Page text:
The 16 Best Book Covers of February
Yellow is Having a Moment. Also Black (But When Isn't It?)
Another month of books, another month of book covers. I once heard someone say that you should never make any decisions after two in the morning, or in February. This is only to say that it’s a particularly difficult month, and so it’s not surprising to me that this year, many of its best book covers are either bright, cheery yellow (fighting the feeling) or dramatic, busy black (giving into it). Whichever coping mechanism speaks to you, there were plenty of great covers this month; some of my favorites are below.
Any book cover that looks like it’s just been captioned by Daniel Mallory Ortberg is a success in my eyes. (And the framing of this one is particularly good.)
I love the color combination here, and the fact that you get almost every part of the lion—except its face.
A black floral is always in fashion. But what’s compelling about this book cover is how un-bookish it looks. It almost looks outdated, which ironically separates it from the hyper-slick pack and doubles its impact.
A striking image that conjures speed despite its static nature.
The belle of the design ball this month, bar none, thanks to the hallucinogenic art by Venezuelan artist Pablo Gerardo Camacho.
Any reference to classic Virginia Woolf covers is sure to catch my eye.
With this text treatment, Giavaldi has managed to evoke that bleary-eyed, too-drunk-in-a-city feeling remarkably well. Even before knowing anything else about the book, it immediately makes me ask: what happened?
There’s that yellow again, this time in a warmer tone, and textured for visual interest and suggestions of destruction.
I can personally attest that I snapped up this book wholly on the basis of its cover—and then I read it and loved it. The collage aspect is gorgeous, and perfect for the novel at hand, about a woman in a more-or-less contemporary New York City who dreams of the past, and that ghostly eye peeking through the otherwise opaque overlay is just genius.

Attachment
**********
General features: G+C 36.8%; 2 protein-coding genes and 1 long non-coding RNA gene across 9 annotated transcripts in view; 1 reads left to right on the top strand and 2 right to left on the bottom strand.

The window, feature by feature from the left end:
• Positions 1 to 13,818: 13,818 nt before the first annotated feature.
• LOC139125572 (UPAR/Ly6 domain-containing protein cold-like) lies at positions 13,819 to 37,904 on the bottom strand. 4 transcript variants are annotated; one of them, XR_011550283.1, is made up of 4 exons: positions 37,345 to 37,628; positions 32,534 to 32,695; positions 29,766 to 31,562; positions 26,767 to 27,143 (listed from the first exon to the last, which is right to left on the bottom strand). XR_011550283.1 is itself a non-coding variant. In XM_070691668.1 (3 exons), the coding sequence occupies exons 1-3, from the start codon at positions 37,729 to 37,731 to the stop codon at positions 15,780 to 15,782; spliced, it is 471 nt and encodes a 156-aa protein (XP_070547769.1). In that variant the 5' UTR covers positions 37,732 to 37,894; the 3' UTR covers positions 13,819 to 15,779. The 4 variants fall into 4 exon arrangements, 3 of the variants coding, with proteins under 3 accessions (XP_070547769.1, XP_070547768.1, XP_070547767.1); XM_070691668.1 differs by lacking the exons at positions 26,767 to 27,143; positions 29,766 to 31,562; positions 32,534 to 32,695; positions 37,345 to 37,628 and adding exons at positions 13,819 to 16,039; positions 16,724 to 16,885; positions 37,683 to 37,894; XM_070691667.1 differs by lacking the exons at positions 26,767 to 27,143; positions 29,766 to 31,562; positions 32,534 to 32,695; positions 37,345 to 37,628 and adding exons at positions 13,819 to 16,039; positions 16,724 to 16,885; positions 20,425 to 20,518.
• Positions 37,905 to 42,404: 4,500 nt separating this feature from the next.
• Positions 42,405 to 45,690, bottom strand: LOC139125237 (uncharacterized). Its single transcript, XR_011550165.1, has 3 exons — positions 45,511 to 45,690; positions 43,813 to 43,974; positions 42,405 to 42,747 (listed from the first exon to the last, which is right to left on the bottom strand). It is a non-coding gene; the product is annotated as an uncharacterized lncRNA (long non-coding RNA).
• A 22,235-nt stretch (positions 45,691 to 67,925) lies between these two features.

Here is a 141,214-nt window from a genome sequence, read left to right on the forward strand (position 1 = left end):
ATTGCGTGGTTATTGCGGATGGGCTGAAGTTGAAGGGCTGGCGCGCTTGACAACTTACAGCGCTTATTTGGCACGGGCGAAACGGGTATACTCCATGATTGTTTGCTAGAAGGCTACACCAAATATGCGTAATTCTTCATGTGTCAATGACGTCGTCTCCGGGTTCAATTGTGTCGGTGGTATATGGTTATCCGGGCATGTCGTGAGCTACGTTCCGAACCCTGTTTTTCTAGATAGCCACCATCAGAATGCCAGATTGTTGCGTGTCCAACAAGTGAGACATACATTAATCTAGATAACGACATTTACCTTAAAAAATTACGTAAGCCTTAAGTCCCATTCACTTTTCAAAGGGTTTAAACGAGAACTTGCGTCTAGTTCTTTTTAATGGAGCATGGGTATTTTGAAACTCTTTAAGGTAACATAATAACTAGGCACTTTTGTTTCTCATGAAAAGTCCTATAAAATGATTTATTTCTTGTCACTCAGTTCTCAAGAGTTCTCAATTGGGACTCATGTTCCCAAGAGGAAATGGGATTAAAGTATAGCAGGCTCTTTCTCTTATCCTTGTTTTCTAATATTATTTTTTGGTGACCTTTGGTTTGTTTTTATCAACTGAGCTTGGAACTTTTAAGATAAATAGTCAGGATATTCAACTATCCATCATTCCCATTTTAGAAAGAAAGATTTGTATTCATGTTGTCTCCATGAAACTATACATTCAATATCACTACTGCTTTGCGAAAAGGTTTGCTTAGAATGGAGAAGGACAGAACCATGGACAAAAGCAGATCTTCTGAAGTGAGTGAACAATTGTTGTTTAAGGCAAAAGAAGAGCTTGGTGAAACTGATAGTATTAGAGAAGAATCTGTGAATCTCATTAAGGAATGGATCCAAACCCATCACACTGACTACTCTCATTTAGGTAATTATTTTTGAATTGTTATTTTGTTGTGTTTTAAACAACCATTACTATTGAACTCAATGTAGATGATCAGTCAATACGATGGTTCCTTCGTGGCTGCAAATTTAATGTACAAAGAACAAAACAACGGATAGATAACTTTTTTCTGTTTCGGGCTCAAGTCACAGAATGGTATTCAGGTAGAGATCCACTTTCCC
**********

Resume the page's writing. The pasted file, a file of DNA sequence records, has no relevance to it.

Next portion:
Another creepy-but-compulsory cover that makes me want to find out just what, exactly, might be inside.
It’s simple, it’s evocative, it’s terrifying.
Starting with such a striking image helps, of course, but I also love the colored underlining and the weathering of the text. It feels both confrontational and voyeuristic at the same time.
Clearly, that text treatment with colored lines on black is in! It works just as well here, and to somewhat different effect against that dramatic image.
I actually really hate this cover, which is why it’s so good: it’s deeply affecting and creepy. “This particular photo of a woman, which came with my third round of photo research, really caught my eye,” Anne Twomey said in an interview about the design process behind the cover.
It was a little haunting and seemed to really capture the protagonist. With a little Photoshop magic, I was able to ghost her back on the canvas as a secondary or tertiary read. When I thought I had the right placement of the rip over the mouth, I took a pause. I had a few doubts — one being that it was a light cover, which is not always embraced by the sales team for a thriller. Fortunately, our publisher, Jamie Raab, said, “I’m not concerned about a light thriller cover. We’ve had successes with light thriller covers it the past.”
From where I’m sitting, it does the job and then some.
The best thing about this cover is the sense of depth and physicality, which makes me want to reach out and touch this book—even though I know it will be flat. The green and gold combination is a winner too.
I love this cheeky take on the classic Howard Zinn cover—you know, the one we all had to stare at mournfully for hours in high school. Here, the designers turn the staid American red, white, and blue to the rainbow it really should be.